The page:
February 11th, 2011


I'm a little needy. You've been warned.

So. Here comes the holiday that I, in my smart-assed mind, like to think of as the anniversary of the release of the film version of The Silence of the Lambs.

(Yes, the film came out Tuesday -- Tuesday, mind you -- Feb. 14th, 1991. The studio made a special effort to release it on Valentine's Day. I love that this happened, almost as much as I love that movie.)

But I'm not only a smart-ass.

But while it can be easier to mainly show my smart-assed side online, I should try to show more. I hope it's pretty clear that I do my best to be sincere, to get as close to consistently Doing The Right Thing as possible (and I'm aware when I fail at that, trust me).

Right now that doesn't seem like enough.

I need a little more support as I try to move my life in the best, most satisfying direction.

But also, I don't feel right doing the Valentinr thing this year. I worry I'd be doing it for the wrong reasons: Love me! Validate me! It seems the wrong use of my energy, which I need to direct towards improving my life situation, something which is a bigger deal than an annual holiday. I know that lots of you who read this are already fond of me; a Valentinr may be the wrong way, at this particular moment, for me to reinforce that. (So here I am asking for love and validation another way. I'm working through this, and that's usually not an elegant process.)

I'm trying to treat myself better. I'm also trying to be more open to being close to more people. That's the big thing: I can use more people in my life whom I'm close to. Especially in Portland, with more people I can actually see in person. More people to whom I can show I'm a worthy person, and, possibly, someone worth being in a relationship with.

I miss that. It's been too long since I've been a Significant Other to someone. Too long. Some of you know how long. To everyone else, trust me: it's been too long. And honestly, I have a better chance of getting into a relationship in person than I do via my online haunts. (Plus getting involved with someone online almost guarantees a Long-Distance Relationship, and I don't think I have the energy for that.)


Can I get over myself? Can I make things work for me? Can I be special in that way to someone I find special?

Can I be better?

Only I can answer that.

To everyone who I'm letting read this: Thank you for being there, and being worthy people. Thank you for listening as I Work Through My Issues.

And what's next is...what's next.
Berthold Run

Motivation can come from the oddest places.

For those moments when, either literally or metaphorically, I need to run as fast I can, I can remember this:


That's Eric Idle as Berthold, the world's fastest man, from the first scene I ever saw of The Adventures of Baron Munchausen. I saw that the scene soon before the film's barely-there U.S. release in spring 1989. Director/co-writer Terry Gilliam brought that clip to Late Night with David Letterman (telling the anecdote about the 1970s BBC executive who thought a severed leg in one Monty Python sketch was a giant penis), and I went from very interested in that film to very, very interested in that film.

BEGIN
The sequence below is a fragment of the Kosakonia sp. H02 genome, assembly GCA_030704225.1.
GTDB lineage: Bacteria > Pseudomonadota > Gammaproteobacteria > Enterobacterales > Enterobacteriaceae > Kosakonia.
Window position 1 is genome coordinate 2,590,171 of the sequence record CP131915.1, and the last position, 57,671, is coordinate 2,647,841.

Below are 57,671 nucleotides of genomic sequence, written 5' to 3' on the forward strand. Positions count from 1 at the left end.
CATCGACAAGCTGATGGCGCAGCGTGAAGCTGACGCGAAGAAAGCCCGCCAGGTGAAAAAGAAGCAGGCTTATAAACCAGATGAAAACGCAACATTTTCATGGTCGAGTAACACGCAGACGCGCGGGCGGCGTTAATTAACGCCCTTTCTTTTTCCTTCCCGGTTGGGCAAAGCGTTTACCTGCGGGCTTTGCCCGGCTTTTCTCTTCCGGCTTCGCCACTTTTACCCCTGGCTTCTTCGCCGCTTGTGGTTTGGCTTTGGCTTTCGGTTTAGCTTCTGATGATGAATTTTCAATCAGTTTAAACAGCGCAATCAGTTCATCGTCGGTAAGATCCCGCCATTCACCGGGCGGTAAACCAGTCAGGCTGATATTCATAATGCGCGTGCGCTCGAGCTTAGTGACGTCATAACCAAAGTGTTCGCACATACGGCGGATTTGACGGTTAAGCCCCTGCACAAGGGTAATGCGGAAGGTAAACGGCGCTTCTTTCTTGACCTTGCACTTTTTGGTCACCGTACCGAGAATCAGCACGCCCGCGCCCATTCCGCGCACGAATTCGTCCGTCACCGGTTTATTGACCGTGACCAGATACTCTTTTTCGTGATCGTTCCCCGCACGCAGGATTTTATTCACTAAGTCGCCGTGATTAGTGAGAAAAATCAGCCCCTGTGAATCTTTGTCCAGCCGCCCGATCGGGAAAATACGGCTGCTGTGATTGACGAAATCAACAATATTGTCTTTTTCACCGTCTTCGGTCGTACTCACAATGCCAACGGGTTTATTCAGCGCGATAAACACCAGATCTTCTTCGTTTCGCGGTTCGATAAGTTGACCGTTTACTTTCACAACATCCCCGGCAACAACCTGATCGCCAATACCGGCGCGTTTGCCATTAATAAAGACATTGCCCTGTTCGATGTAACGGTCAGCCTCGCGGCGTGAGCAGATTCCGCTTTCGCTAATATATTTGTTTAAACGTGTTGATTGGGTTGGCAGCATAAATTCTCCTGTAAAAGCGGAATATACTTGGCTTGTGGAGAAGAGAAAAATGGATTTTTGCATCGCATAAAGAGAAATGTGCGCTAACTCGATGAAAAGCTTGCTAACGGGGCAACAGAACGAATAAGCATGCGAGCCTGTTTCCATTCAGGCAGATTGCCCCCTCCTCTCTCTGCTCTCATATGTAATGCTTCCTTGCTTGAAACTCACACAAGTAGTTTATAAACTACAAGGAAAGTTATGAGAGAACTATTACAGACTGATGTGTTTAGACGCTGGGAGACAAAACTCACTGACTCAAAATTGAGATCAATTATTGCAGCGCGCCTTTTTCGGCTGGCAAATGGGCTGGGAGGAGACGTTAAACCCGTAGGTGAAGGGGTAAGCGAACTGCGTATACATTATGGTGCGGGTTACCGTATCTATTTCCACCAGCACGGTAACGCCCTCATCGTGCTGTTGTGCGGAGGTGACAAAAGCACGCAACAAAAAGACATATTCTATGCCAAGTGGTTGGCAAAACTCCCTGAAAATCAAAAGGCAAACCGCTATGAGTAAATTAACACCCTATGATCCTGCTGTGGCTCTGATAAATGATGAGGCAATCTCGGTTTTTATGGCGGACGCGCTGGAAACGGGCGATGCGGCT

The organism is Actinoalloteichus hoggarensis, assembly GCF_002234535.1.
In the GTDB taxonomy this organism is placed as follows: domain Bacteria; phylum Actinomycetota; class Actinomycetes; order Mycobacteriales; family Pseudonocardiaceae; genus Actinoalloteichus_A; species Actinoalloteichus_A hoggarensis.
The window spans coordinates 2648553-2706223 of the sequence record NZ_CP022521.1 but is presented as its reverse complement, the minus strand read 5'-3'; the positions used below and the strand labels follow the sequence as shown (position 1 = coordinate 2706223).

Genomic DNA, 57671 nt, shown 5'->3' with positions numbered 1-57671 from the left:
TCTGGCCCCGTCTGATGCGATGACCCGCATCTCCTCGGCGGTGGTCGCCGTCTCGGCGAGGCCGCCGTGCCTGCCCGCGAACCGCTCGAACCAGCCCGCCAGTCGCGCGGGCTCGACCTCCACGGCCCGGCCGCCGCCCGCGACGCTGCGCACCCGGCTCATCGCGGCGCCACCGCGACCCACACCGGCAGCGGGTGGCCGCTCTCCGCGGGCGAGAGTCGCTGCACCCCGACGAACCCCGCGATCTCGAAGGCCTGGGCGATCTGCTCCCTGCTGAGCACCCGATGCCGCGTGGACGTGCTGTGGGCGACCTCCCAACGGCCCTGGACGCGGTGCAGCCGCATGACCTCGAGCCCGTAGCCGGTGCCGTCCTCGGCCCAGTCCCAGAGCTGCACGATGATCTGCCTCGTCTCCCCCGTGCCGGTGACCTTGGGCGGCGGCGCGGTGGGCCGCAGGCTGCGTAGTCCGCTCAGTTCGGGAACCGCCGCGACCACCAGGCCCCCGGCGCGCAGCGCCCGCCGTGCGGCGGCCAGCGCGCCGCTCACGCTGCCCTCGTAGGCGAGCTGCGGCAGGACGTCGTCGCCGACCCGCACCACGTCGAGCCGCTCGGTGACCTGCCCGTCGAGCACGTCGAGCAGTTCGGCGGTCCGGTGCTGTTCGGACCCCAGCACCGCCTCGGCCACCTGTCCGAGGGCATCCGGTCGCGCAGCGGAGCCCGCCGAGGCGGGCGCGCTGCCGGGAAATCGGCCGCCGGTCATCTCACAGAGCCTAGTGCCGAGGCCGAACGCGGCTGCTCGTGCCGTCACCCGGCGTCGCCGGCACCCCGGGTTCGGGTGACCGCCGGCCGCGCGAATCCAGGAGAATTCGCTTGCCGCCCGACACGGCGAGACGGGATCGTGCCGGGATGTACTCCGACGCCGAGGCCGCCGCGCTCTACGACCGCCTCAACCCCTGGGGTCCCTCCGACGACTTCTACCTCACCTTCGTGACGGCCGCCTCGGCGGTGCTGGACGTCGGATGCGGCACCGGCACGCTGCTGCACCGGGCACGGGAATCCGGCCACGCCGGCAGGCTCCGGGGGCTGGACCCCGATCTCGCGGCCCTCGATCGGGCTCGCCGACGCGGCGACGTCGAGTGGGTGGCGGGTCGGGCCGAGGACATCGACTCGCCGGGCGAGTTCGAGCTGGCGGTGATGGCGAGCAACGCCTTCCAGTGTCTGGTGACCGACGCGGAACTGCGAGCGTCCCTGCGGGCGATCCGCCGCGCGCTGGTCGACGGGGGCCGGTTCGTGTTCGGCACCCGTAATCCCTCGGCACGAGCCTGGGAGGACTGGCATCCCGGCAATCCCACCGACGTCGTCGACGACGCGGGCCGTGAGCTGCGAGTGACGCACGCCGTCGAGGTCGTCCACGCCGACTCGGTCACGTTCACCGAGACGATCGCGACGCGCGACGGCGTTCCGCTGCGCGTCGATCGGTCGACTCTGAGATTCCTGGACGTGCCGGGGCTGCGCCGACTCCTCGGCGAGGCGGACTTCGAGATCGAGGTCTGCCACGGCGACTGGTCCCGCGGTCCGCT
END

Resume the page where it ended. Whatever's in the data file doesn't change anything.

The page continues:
Luckily I was able to see it. Columbia Pictures had planned to open it in 200 North American theaters initially and expand from there, but didn't even manage more than 130 theaters at the "peak" of the run. (When I interviewed the film's composer, Michael Kamen, in 1996, and talked about how limited the release was, he said, "That's okay, we know who saw it. We know who they are! We've got a little list.") It showed on only three screens in the entire Washington, D.C. area: one in D.C., one in suburban Maryland, and one in Northern Virginia -- conveniently, the multiplex I most often went to, the 12-screen (now closed, it turns out) in Merrifield.

Mom took me to see it -- I needed the ride, being a year away from having a driver's license -- and it's a film I "got" immediately, as opposed to Gilliam's previous work Brazil, which percolated in my head for years as I puzzled over it, kept revisiting it, and kept re-reading Jack Mathews's' The Battle of Brazil. I've lost track of how many times I've seen it since, though I can say I've seen it twice on a movie theater screen, the way it's best experienced. But I definitely have the extras-filled DVD to fulfill the occasional need to see it, in part or in full, again, in all its manic, overstuffed, lush and often LOUD glory.

"Berthold! Run!" *smiles*
Whale fluke

Recitation and edification: off to downtown soon

The need to get out and do something different is a good need. And I'm glad to say that soon I'll go to the downtown Powell's for something different: listening in on part of a day-long public reading of Moby-Dick.

After that, I'll do something I have done before and rendezvous with a fellow Cort and Fatboy Midnight Movie veteran, Ryan Pollard, to say "hi" and get food at Big-Ass Sandwiches. Here's to late-night food. Especially food that he'll pay for, because I paid for a couple of sandwiches for him and his wife Stacey and he wants to return the favor.